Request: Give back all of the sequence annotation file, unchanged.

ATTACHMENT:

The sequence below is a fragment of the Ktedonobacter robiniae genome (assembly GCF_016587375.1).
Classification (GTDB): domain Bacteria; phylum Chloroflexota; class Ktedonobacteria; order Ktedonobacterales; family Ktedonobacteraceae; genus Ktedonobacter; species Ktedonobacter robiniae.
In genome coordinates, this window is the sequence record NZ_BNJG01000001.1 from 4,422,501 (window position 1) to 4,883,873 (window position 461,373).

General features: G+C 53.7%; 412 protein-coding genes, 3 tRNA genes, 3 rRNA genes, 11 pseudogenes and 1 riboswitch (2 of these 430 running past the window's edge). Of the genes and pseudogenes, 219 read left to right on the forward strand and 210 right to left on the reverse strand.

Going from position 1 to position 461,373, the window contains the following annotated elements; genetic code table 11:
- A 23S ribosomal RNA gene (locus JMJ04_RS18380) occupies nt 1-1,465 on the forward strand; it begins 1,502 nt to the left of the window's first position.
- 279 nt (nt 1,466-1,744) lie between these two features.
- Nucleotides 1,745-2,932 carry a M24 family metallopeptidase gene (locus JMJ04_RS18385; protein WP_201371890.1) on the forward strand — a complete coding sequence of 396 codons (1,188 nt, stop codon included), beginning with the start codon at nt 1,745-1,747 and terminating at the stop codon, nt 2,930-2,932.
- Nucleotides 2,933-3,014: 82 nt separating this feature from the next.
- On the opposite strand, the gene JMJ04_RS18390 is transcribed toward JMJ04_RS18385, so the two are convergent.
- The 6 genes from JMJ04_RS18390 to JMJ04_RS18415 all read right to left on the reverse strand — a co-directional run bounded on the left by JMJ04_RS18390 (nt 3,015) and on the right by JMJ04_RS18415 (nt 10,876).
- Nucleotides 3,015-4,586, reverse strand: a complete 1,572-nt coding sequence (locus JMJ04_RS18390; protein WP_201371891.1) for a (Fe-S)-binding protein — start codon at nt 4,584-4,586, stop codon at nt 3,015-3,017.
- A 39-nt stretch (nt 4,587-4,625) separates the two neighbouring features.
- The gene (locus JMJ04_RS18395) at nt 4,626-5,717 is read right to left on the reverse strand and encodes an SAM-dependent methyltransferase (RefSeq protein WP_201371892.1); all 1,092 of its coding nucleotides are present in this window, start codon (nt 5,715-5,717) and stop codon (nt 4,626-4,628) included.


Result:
The sequence below is a fragment of the Ktedonobacter robiniae genome (assembly GCF_016587375.1).
Classification (GTDB): domain Bacteria; phylum Chloroflexota; class Ktedonobacteria; order Ktedonobacterales; family Ktedonobacteraceae; genus Ktedonobacter; species Ktedonobacter robiniae.
In genome coordinates, this window is the sequence record NZ_BNJG01000001.1 from 4,422,501 (window position 1) to 4,883,873 (window position 461,373).

General features: G+C 53.7%; 412 protein-coding genes, 3 tRNA genes, 3 rRNA genes, 11 pseudogenes and 1 riboswitch (2 of these 430 running past the window's edge). Of the genes and pseudogenes, 219 read left to right on the forward strand and 210 right to left on the reverse strand.

Going from position 1 to position 461,373, the window contains the following annotated elements; genetic code table 11:
- A 23S ribosomal RNA gene (locus JMJ04_RS18380) occupies nt 1-1,465 on the forward strand; it begins 1,502 nt to the left of the window's first position.
- 279 nt (nt 1,466-1,744) lie between these two features.
- Nucleotides 1,745-2,932 carry a M24 family metallopeptidase gene (locus JMJ04_RS18385; protein WP_201371890.1) on the forward strand — a complete coding sequence of 396 codons (1,188 nt, stop codon included), beginning with the start codon at nt 1,745-1,747 and terminating at the stop codon, nt 2,930-2,932.
- Nucleotides 2,933-3,014: 82 nt separating this feature from the next.
- On the opposite strand, the gene JMJ04_RS18390 is transcribed toward JMJ04_RS18385, so the two are convergent.
- The 6 genes from JMJ04_RS18390 to JMJ04_RS18415 all read right to left on the reverse strand — a co-directional run bounded on the left by JMJ04_RS18390 (nt 3,015) and on the right by JMJ04_RS18415 (nt 10,876).
- Nucleotides 3,015-4,586, reverse strand: a complete 1,572-nt coding sequence (locus JMJ04_RS18390; protein WP_201371891.1) for a (Fe-S)-binding protein — start codon at nt 4,584-4,586, stop codon at nt 3,015-3,017.
- A 39-nt stretch (nt 4,587-4,625) separates the two neighbouring features.
- The gene (locus JMJ04_RS18395) at nt 4,626-5,717 is read right to left on the reverse strand and encodes an SAM-dependent methyltransferase (RefSeq protein WP_201371892.1); all 1,092 of its coding nucleotides are present in this window, start codon (nt 5,715-5,717) and stop codon (nt 4,626-4,628) included.